LONDON: Nick Clegg, Britain’s Deputy Prime Minister, wants Russia stripped of host rights to the 2018 World Cup finals because of the policies which contributed to the air crash disaster in eastern Ukraine writes KEIR RADNEDGE.

A total of 298 passengers and crew died when Malaysia Airlines flight MH17 was shot down and western politicians have accused Russia President Vladimir Putin for encouraging separatist rebels.

Clegg has now followed up insisting that the “beautiful game” could not be “marred by the ugly aggression of Russia”, claiming it was “unthinkable” that the tournament could go ahead in the country.

FIFA, the world football federation, has already rejected calls from some German politicians to review the decision, claiming the competition could be a “force for good.” That view was echoed by Greg Dyke, chairman of the Football Association, in the BBC Radio programme Any Questions on Friday night.

Russia was awarded the World Cup in December 2010 at the climax of a scandal-hit bidding process which also saw the 2022 finals handed to the Gulf state of Qatar.

Clegg said: “Vladimir Putin himself has to understand that he can’t have his cake and eat it. He can’t constantly, you know, push the patience of the international community beyond breaking point, destabilise a neighbouring country, protect these armed separatists in the east of Ukraine and still have the privilege and honour of receiving all the accolades in 2018 for being the host nation of the World Cup.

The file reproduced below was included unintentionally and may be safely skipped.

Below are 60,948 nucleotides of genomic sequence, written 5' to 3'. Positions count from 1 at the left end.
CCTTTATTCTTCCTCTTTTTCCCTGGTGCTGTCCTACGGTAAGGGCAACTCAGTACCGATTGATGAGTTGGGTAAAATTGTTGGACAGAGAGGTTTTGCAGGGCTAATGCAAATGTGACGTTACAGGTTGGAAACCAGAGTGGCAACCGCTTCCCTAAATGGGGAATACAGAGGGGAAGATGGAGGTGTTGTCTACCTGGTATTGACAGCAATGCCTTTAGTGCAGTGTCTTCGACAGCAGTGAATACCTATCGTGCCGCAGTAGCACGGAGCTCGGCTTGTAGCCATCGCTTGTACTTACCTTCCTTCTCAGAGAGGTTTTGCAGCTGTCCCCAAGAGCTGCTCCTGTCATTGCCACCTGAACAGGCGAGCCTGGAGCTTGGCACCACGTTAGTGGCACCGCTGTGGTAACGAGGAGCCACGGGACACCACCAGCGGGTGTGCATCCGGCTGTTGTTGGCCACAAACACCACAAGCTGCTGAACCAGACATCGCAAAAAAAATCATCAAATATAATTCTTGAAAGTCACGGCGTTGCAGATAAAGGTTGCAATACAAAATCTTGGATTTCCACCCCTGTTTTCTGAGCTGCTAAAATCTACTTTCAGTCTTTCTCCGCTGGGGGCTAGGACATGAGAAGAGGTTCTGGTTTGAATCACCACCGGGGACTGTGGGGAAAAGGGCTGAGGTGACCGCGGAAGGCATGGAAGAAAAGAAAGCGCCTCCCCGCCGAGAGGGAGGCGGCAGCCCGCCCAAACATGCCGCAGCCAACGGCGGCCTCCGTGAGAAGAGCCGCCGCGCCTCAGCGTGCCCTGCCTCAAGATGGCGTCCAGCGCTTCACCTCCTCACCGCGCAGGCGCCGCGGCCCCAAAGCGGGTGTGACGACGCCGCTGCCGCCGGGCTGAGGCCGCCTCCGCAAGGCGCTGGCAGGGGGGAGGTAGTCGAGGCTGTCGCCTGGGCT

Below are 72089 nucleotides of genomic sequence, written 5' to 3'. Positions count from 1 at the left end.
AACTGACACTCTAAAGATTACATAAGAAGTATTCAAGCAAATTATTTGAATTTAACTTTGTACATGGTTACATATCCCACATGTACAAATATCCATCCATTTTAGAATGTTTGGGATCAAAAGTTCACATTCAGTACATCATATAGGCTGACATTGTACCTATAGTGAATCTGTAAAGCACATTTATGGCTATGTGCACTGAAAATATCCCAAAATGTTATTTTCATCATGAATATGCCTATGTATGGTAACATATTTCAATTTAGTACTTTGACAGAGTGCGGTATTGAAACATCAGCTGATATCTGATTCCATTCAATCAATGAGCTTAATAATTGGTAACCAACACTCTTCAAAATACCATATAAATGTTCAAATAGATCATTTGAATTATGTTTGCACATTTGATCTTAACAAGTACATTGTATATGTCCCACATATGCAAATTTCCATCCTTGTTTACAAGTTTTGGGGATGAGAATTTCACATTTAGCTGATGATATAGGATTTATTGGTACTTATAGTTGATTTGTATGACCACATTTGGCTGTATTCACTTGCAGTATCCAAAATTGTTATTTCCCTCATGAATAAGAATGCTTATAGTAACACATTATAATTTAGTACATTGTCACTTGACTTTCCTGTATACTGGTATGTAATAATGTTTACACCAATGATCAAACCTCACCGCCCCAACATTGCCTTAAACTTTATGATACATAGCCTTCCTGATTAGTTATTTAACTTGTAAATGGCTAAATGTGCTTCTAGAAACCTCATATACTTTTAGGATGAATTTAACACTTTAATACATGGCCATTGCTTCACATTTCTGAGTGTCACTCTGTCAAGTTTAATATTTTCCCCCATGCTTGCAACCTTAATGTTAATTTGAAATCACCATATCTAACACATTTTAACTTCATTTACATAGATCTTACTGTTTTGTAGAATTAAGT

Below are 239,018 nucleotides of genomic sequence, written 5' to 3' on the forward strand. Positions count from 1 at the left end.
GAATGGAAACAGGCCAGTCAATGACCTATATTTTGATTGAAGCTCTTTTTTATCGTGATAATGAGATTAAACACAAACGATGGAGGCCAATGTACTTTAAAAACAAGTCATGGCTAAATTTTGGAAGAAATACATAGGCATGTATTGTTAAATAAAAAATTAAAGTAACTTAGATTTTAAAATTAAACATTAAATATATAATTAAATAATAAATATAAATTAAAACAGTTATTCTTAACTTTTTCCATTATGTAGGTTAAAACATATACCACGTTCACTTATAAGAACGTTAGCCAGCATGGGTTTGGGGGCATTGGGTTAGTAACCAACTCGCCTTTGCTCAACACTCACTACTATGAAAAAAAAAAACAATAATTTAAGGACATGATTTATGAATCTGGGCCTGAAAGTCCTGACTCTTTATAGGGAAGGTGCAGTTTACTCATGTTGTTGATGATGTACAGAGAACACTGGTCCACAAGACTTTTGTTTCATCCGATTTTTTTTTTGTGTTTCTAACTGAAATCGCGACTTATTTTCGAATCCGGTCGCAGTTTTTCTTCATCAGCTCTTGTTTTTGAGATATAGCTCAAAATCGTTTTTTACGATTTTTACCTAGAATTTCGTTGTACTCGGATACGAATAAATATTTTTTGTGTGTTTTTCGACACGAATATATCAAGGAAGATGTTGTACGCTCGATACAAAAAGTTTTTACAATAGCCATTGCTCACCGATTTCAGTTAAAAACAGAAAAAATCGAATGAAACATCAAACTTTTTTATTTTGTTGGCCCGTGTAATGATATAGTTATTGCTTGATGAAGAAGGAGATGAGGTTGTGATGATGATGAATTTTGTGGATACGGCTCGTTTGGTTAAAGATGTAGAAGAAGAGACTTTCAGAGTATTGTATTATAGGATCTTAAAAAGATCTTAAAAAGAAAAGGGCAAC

“That’s why I’ve come to the view that if he doesn’t change course it’s just not on, the idea that Russia will host the World Cup in 2018. You can’t have this – the beautiful game marred by the ugly aggression of Russia on the Russian-Ukrainian border.

“Not only would Vladimir Putin exploit it, I think it would make the rest of the world look so weak and so insincere about our protestations about Vladimir Putin’s behaviour if we’re not prepared to pull the plug.”

Until now Russia’s preparations have continued virtually unremarked because of the fuss over Qatar.

Two weeks ago in Rio de Janeiro, on the eve of the 2014 World Cup Final, Russian Sports Minister Vitaly Mutko dismissed concerns about the tension over Ukraine affecting the World Cup hosting.

He said: “I can’t see any major issues. It [Ukraine] is a different subject and will not influence preparations for the World Cup whatsoever.”

That was on July 12. The air crash occurred five days later.